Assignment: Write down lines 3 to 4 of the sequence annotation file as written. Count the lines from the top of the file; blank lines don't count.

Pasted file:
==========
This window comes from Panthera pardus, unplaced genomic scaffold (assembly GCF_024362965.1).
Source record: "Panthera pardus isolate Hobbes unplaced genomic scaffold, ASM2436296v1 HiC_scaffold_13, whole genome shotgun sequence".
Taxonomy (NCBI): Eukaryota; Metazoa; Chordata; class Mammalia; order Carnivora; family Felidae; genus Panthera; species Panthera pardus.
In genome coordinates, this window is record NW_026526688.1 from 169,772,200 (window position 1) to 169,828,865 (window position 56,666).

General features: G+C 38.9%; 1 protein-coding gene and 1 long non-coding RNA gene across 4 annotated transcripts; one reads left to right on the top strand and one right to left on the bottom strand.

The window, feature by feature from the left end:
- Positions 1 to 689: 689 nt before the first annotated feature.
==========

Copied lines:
Taxonomy (NCBI): Eukaryota; Metazoa; Chordata; class Mammalia; order Carnivora; family Felidae; genus Panthera; species Panthera pardus.
In genome coordinates, this window is record NW_026526688.1 from 169,772,200 (window position 1) to 169,828,865 (window position 56,666).